Autonomous shuttle trial headed for rural South Australia

The trial is aimed at showing rural regions what autonomy can do for mobility-impaired people.

A new autonomous trial focusing on elderly and mobility-impaired people is headed to regional South Australia, in a push to show how self-driving cars can operate in a rural environment.

The trial will take place in Renmark, around three hours north-east of Adelaide, and was this morning announced by Stephan Knoll, Minister for Transport, Infrastructure and Local Government in South Australia at the International Driverless Vehicle Summit (IDVS).

“We’re actually keen to help regional South Australia grapple with this technology,” the minister told the crowd at the Adelaide Convention Centre.

“This is a fantastic opportunity for those in parts of South Australia that are very, very used to and wedded to driving a vehicle, showing them again how this technology can be embedded as part of the way they operate.”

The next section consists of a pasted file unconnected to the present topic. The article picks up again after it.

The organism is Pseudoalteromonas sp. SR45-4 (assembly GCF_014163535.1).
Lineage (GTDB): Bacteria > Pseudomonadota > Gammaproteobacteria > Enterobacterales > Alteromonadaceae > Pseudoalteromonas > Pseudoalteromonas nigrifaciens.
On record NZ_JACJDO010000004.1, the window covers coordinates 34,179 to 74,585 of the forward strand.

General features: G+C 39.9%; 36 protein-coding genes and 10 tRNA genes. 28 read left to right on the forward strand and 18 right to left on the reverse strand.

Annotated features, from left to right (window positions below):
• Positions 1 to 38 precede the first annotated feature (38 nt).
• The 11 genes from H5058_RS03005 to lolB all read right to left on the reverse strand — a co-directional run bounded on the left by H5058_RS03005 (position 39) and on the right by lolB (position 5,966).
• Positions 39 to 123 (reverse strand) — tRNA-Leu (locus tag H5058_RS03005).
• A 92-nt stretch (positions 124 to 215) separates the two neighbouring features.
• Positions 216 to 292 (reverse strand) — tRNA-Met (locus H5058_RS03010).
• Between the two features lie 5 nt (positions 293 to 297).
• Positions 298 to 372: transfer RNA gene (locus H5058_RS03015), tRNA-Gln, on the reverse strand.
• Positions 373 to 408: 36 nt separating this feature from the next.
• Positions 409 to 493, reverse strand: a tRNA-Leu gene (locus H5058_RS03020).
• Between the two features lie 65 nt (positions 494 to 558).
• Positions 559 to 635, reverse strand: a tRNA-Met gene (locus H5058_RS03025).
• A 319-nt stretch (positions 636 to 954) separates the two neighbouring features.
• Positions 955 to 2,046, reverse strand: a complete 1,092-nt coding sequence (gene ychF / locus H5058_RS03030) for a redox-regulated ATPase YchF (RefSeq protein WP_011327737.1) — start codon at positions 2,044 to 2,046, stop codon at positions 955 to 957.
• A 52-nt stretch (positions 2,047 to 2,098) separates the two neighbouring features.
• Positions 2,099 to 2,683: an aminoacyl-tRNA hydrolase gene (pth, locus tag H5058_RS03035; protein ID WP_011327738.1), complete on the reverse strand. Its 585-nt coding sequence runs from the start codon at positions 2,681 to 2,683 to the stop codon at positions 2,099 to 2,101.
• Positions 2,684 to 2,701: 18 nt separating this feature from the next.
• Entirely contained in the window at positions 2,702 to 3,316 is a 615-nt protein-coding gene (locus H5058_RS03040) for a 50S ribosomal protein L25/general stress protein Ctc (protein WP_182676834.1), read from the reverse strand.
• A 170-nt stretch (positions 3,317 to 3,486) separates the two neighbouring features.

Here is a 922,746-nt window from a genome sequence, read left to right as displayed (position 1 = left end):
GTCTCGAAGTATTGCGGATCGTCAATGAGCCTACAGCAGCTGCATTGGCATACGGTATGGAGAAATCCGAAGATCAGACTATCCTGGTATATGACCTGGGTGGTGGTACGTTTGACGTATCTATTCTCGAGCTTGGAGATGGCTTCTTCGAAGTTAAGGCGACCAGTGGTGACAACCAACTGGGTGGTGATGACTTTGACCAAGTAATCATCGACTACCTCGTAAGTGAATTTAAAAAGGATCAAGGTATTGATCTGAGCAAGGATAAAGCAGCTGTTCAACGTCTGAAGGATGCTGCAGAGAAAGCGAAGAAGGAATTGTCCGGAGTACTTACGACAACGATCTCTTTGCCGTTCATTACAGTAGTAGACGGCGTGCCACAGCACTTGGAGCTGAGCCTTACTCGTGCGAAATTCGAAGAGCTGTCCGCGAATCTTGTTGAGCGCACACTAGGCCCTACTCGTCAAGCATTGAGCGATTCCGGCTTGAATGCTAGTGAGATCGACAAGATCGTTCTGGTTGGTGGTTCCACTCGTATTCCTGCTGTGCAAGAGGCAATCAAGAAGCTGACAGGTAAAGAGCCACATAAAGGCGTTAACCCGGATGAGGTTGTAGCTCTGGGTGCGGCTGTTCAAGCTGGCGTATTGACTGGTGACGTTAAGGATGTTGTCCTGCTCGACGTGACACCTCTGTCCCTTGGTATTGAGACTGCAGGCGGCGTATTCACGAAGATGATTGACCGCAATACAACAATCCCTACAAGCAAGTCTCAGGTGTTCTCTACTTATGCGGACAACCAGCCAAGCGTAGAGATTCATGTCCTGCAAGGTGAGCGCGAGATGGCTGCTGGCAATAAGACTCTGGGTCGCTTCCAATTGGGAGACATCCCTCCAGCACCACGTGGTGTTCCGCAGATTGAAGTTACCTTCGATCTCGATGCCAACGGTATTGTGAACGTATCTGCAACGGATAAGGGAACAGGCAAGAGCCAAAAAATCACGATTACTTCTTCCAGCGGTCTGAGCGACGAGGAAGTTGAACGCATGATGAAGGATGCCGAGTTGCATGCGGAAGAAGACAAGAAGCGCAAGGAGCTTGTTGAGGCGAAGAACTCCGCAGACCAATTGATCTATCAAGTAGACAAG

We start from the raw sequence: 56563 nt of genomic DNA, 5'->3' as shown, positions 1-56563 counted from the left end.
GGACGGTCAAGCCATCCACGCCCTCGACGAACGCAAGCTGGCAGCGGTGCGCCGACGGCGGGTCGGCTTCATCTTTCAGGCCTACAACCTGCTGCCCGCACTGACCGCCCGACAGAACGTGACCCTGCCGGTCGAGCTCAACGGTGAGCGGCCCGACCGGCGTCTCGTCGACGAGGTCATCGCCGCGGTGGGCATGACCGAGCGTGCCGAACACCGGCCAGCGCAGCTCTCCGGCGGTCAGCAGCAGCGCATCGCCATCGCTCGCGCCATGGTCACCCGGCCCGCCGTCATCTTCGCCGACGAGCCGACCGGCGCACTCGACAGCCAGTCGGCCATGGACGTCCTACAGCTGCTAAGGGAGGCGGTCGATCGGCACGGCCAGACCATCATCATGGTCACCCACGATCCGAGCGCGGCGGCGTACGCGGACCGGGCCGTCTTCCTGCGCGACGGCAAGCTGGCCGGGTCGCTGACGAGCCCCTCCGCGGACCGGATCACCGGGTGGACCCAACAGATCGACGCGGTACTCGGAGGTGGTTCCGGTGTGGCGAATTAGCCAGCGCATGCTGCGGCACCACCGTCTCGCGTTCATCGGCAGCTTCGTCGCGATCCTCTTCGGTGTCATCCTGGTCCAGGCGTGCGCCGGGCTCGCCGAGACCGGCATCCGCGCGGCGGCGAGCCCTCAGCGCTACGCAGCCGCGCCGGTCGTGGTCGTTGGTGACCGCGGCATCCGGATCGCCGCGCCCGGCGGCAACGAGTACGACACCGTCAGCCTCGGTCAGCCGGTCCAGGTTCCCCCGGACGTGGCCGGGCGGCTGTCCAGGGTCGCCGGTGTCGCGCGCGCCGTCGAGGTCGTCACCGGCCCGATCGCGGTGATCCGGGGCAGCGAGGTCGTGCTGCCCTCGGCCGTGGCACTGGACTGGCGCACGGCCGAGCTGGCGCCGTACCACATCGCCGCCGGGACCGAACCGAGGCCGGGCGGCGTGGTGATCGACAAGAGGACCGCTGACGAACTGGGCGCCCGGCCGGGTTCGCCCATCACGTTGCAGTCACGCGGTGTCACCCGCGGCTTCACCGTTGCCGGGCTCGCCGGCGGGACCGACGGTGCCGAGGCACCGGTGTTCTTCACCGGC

EasyMile, an autonomous shuttle manufacturing company with a presence in South Australia, has been pushing to show what driverless vehicles can do for transport-light regional areas since June, when it applied for the permit required to test in Renmark.

Similar trials have been approved for Coffs Harbour and Armidale in regional New South Wales.

Up until this point, a large percentage of consumer-facing self-driving trials have focused on urban environments, be it university carparks or busy highway corridors.

According to the minister, who spoke about the challenge of convincing the public of autonomy’s veracity, getting rural bums on autonomous seats is another step toward widespread acceptance of what is still a young technology.

“We need to be permissive… we need to find ways to say yes,” he said, speaking on the range of opportunities popping up around autonomy.

The trial will run with EasyMile EZ10 autonomous vehicles. With space for 15 people and ramp support for those with impaired mobility, it’ll run for around 14 hours on a single charge, and can integrate with regular traffic without any infrastructure changes.

Images are of the EZ10. We’ll update this story when specific pictures of the Renmark vehicle become available.